Bruce Wayne’s butler Alfred aptly described the Joker when he said, “Some men just want to watch the world burn.” And in Oklahoma City, we have a few jokers of our own, except they’d rather burn their tongues than the world. Fortunately (or possibly unfortunately), many local restaurants are happy to oblige with spicy drinks and dishes that are no laughing matter.
By Greg Elwell
Photos Garett Fisbeck and Gazette / file
Tamashii Ramen House
321 NW Eighth St.
Fans of Tamashii Ramen might think the greatest hurts the restaurant can inflict on them are running out of tonkotsu broth and being closed on Mondays. But there’s a fire waiting for the unsuspecting in every bowl of spicy ramen. This fiery soup is apt to bring tears of joy and pain. The broth is rich with sesame oil and savory pork, creating a decadent mouthfeel that is hard to resist, even when the heat kicks in.
Bistro 38 Thai Green Cuisine
2903 NW 36th St., Suite 113
Those unfamiliar with Thai cuisine often assume the food is uniformly hot, but it’s actually just wildly adaptable. Ask for a “0” and the chef can prepare you a tasty plate of pad thai with no heat. Jungle curry, sometimes called evil jungle curry, packs a mouthwatering flavor and eye-watering heat for diners who request it. And for those who love to sweat, volcano tofu combines four types of Thai chiles for an extra blast of heat.
5825 NW Grand Blvd.
When Cafe 501 amps up the heat, its spicy Bloody Mary might have you screaming bloody murder. The garnish on top of this blend of tomato juice, vodka and seasonings tells a lot about what diners are in for when they take a drink. Nothing says “This is delicious, but watch out!” like a beautiful piece of bacon wrapped around a perfectly charred jalapeño. The bartender can raise or lower the heat, depending on your taste, but Cafe 501 also offers a traditional non-spicy version.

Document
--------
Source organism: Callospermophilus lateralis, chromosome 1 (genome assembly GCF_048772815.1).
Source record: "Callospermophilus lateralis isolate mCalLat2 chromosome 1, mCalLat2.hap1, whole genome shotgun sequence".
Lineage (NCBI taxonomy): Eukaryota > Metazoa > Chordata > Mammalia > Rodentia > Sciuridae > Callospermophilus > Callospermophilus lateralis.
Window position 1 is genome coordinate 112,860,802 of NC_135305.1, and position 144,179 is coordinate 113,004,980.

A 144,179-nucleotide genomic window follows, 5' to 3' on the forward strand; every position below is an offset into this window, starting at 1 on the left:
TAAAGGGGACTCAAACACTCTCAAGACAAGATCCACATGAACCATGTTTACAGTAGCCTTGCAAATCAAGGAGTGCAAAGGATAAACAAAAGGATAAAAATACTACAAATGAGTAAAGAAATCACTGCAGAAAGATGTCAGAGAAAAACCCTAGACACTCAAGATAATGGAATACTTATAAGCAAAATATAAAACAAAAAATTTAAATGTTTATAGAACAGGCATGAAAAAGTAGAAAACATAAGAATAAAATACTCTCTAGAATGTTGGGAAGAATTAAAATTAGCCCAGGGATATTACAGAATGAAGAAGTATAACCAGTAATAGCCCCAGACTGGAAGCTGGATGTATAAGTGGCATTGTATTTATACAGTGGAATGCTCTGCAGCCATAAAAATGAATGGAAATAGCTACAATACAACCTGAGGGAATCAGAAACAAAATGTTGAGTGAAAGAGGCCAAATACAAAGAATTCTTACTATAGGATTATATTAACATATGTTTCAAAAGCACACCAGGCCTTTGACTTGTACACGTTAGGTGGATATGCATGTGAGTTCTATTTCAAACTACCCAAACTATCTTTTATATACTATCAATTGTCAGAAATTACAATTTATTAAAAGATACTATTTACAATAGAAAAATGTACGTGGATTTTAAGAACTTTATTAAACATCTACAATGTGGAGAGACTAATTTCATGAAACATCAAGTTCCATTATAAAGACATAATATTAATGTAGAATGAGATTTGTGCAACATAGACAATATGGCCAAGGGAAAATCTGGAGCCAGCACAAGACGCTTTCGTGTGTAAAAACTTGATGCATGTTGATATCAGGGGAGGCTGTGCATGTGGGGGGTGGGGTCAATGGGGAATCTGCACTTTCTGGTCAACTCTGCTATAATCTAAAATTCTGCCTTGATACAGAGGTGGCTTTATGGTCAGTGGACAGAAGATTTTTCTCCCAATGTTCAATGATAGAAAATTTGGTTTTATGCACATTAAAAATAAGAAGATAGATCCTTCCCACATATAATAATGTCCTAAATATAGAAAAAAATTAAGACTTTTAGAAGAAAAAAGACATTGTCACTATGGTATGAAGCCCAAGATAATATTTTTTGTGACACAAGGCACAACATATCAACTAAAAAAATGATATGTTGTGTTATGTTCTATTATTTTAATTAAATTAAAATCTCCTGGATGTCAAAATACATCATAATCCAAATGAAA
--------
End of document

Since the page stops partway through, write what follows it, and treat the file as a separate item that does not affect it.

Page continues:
Pho Cuong Restaurant
3016 N. Classen Blvd.
Truth be told, pho is not a spicy dish. The broth at Pho Cuong has plenty of flavor, but the heat is usually the domain of the diner with fresh sliced jalapeños, Sriracha and chili paste on the table. So if you like a mild bowl of delicious beef and noodle soup, eat it plain. But look around the restaurant and there are lots of customers who have added so much spicy sauce to their pho that the broth is dyed a bright red and beads of sweat are running down their faces.
Ajanta Cuisine of India
12215 N. Pennsylvania Ave.
Spice boys and girls look to Indian cuisine for some of the best mouth-searing dishes. At Ajanta, that means southwest Indian dish vindaloo. The pepper-packed sauce is especially potent when cooked with shrimp, which soak up all that spice before releasing a torrent of fiery flavors on the tongue. Ajanta’s chefs can make a version for heat-averse diners or crank it up to 11 (and beyond) for those crazy enough to ask. Keep the mango lassi close at hand.
Abel’s Mexican Restaurant
5822 NW 50th St.
Pork stew doesn’t sound very intimidating, right? But when it’s ordered at Abel’s Mexican Restaurant as guisada de puerco, it can send shivers straight from the taste buds down the spine. Using a slow-cooked sauce of red salsa and tender chunks of pork, guisada de puerco can be one of Abel’s spiciest dishes. Ask the server to bring the heat and hold on, because it can get loco in a hurry. This is a dish best eaten with a big glass of horchata nearby.
715 NW 23rd St.
Hot wings are hot. Korean-style hot wings at Chick-N-Beer can make regular hot wings fly away in terror. (We know chickens can’t fly. That’s how hot these wings are.) The double-fried beauties at chef Paul Langer’s new restaurant have a bubbled-up crispy skin that really holds onto the intensely flavorful house-made Korean gochujang sauce of red chili, fermented soybeans, salt and glutinous rice. It’s one of the secret ingredients that make Korean food so good.